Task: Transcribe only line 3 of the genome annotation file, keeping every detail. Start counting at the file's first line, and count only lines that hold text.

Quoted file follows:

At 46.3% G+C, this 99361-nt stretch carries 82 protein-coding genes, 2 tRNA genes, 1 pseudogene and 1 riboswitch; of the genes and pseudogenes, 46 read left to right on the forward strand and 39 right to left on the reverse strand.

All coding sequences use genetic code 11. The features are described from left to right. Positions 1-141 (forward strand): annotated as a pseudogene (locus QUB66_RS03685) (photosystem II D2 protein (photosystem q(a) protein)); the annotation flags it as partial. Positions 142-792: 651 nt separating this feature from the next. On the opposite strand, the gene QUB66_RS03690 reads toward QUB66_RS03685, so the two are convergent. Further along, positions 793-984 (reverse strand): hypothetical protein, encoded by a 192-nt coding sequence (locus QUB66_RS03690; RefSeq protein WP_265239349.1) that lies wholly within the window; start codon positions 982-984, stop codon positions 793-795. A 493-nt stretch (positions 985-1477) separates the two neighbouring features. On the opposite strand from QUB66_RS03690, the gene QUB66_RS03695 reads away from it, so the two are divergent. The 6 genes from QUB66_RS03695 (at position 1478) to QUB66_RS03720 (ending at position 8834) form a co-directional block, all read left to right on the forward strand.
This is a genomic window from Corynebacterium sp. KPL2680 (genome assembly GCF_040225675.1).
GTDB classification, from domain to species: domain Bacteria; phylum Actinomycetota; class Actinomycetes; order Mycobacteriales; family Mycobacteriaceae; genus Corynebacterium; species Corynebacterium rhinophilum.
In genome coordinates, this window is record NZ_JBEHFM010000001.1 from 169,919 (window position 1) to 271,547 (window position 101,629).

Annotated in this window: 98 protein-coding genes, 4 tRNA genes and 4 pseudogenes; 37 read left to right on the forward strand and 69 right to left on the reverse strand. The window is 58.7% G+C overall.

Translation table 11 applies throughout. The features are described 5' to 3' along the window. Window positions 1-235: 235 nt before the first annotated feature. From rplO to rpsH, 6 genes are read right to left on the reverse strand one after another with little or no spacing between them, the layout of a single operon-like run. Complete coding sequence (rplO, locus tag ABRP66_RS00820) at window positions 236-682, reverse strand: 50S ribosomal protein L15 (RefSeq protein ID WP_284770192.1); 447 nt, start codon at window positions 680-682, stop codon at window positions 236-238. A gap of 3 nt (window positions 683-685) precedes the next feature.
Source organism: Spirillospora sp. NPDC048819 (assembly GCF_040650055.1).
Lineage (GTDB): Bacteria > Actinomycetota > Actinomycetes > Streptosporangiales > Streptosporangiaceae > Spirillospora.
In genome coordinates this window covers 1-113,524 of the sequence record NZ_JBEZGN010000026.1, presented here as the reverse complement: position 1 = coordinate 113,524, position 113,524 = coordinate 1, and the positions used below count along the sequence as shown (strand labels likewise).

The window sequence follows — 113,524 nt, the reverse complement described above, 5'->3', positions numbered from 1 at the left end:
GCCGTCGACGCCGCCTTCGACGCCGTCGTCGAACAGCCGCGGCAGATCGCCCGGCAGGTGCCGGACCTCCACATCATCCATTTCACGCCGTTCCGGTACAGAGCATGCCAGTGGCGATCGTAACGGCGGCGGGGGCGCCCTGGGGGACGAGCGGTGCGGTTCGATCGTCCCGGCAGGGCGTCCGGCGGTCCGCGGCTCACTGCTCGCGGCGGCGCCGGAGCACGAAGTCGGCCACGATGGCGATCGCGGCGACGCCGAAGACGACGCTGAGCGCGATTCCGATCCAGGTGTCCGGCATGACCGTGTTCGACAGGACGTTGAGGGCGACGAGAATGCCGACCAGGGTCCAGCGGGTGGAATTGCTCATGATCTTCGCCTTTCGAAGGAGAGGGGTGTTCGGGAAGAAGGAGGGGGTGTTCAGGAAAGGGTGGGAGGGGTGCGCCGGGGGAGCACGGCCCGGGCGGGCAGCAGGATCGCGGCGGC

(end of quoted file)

This is a genomic window from Corynebacterium sp. KPL2680 (genome assembly GCF_040225675.1).